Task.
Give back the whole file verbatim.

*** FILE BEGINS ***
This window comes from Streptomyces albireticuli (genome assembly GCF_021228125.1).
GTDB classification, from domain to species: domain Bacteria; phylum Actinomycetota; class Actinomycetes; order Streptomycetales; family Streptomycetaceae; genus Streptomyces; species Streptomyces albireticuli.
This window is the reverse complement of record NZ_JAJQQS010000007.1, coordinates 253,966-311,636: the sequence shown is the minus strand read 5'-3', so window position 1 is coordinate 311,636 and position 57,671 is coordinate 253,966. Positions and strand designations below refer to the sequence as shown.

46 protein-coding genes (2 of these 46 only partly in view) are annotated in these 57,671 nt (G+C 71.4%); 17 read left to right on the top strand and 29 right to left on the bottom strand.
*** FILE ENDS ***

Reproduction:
This window comes from Streptomyces albireticuli (genome assembly GCF_021228125.1).
GTDB classification, from domain to species: domain Bacteria; phylum Actinomycetota; class Actinomycetes; order Streptomycetales; family Streptomycetaceae; genus Streptomyces; species Streptomyces albireticuli.
This window is the reverse complement of record NZ_JAJQQS010000007.1, coordinates 253,966-311,636: the sequence shown is the minus strand read 5'-3', so window position 1 is coordinate 311,636 and position 57,671 is coordinate 253,966. Positions and strand designations below refer to the sequence as shown.

46 protein-coding genes (2 of these 46 only partly in view) are annotated in these 57,671 nt (G+C 71.4%); 17 read left to right on the top strand and 29 right to left on the bottom strand.